Exposed brick, concrete countertops, tile and stone floors are chic decor elements with a hardened past.
The first factories of the industrial revolution were built in the late 1700s. Forging steel, laundering fabrics, or glass-making involved very hot and often unwieldy fire. By the early 1900s the onset of unreliable electrical wiring added to the necessity for factories to be built with fire-prevention as the top priority. Open floor plans, exposed brick walls, cement floors, cement counters and exposed ductwork and visible steel beams made buildings as fire-preventative (and as inexpensive) as possible.
As technology advanced, factories became the more sleek, white-washed versions we know now. Manufacturing changed, too, which meant the shuttering of many facilities. Slowly, the sturdy buildings in many of the nation’s downtowns have been converted to loft living space. Industrial design became known not for its fire-prevention or affordability but for the post-modern chic decor it is today.
Modern industrial decor veers away from its utilitarian roots and becomes a wealth of textures, lines, colors and shapes. Brick, metal and stone play heavily into the aesthetic. “Upcycling” is the term du jour – taking old pieces and fashioning new, stylish uses for them. Pieces that were once farming or manufacturing equipment find new life as ornamental additions to rustic interiors. Signage recovered from factory settings is repurposed as wall art. Antique factory carts live again as coffee tables. Tractor seats become bar stools.
Natural surfaces and patinas are essential in industrial design. Drywall, plaster and paint are to be avoided, and plastic or formica are not welcome. Brick walls (easily installed with veneers), concrete counters, aged paver floors, subway tiles, and steel are the desired surfaces for this look. Light bulbs can hang exposed or with metal bowl shades. Area rugs are preferred to carpeting.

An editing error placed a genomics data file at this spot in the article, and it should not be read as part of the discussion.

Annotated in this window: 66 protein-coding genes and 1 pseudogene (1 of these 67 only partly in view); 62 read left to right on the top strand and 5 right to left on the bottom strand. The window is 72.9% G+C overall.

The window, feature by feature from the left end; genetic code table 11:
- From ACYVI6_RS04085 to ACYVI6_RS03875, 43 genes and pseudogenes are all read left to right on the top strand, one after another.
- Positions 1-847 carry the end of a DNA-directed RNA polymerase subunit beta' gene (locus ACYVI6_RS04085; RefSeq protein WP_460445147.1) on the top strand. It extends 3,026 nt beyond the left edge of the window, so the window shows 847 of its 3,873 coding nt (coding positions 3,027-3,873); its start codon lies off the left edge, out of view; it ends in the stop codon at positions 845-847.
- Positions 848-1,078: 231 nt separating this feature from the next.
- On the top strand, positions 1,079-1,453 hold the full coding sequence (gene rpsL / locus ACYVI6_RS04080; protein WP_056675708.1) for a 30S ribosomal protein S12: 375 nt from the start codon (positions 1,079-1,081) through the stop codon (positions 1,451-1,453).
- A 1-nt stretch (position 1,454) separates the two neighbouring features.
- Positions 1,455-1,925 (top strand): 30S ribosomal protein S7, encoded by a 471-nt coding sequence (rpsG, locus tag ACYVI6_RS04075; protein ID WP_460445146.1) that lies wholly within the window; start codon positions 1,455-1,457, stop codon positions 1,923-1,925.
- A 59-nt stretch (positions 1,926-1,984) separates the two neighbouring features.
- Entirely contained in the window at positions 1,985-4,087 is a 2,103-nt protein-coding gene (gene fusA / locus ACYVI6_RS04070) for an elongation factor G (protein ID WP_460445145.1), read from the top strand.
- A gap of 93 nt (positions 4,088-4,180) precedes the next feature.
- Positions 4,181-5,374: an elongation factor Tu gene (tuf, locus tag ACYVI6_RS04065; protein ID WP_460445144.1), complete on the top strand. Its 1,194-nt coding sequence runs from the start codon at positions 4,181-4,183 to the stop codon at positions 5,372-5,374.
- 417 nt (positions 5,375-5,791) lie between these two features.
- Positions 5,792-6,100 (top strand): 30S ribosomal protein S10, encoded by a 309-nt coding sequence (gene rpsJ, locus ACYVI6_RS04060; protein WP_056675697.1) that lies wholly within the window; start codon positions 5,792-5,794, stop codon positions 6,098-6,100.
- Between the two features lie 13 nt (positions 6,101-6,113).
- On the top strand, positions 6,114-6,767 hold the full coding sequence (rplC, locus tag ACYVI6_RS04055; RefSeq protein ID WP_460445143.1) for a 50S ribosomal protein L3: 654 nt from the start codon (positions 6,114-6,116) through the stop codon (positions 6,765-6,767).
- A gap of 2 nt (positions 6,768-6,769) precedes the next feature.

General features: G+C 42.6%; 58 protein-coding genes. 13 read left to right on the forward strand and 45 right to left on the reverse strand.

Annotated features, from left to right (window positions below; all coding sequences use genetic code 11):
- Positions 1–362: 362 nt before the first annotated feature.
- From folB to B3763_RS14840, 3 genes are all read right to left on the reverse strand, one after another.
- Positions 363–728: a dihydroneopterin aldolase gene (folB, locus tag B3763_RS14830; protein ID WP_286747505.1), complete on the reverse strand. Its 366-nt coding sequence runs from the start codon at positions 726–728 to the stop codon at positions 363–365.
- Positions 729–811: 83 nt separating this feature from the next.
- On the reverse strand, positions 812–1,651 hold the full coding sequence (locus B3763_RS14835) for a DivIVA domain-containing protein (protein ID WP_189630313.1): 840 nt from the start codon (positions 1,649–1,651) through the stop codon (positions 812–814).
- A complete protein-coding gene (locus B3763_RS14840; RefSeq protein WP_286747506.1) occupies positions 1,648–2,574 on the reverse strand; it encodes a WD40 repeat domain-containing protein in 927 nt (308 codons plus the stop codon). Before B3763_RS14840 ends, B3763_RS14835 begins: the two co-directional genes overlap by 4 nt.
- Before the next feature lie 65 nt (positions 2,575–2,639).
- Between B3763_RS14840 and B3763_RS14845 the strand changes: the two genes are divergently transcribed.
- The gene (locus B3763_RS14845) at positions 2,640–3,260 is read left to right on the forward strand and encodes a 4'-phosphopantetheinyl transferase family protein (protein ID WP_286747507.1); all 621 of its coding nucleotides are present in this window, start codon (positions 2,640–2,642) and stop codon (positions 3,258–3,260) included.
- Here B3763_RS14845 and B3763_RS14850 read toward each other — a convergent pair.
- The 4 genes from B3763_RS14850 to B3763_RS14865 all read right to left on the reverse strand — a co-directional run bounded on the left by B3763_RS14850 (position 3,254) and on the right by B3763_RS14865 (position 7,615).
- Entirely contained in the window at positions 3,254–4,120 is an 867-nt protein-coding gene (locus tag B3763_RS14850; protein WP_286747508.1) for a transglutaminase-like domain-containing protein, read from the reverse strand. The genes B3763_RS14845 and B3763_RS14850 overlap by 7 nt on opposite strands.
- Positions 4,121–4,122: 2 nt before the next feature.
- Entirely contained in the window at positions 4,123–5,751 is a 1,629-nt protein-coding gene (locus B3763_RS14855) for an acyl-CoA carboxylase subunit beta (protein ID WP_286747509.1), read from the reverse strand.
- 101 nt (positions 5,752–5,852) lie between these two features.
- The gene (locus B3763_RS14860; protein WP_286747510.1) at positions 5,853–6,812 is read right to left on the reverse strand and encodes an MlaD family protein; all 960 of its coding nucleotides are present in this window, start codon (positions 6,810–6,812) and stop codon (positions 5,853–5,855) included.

Many interior designers soften the sometimes harsh edges of a factory loft by using a few cozy tricks. Painting the ductwork and ceiling one color, like black, helps the ceiling recede from view and seem even higher. Adding fabrics that are pillowy and warm works in contrast to the stark surfaces and rough textures found in industrial design. Because many factories-turned-lofts were built before the wide adoption of electricity, floor-to-ceiling windows are common. Softening and incorporating this light is the first step designers do to warm up the interiors. Along with natural light, edison-style light bulbs, easily one of the most recognizable parts of industrial lighting, can either warm up or cool down a loft’s atmosphere.
Industrial design is as much a part of interior design today as it is our country’s history. Integrating some of its elements can bring depth and meaning to a once-forgotten space.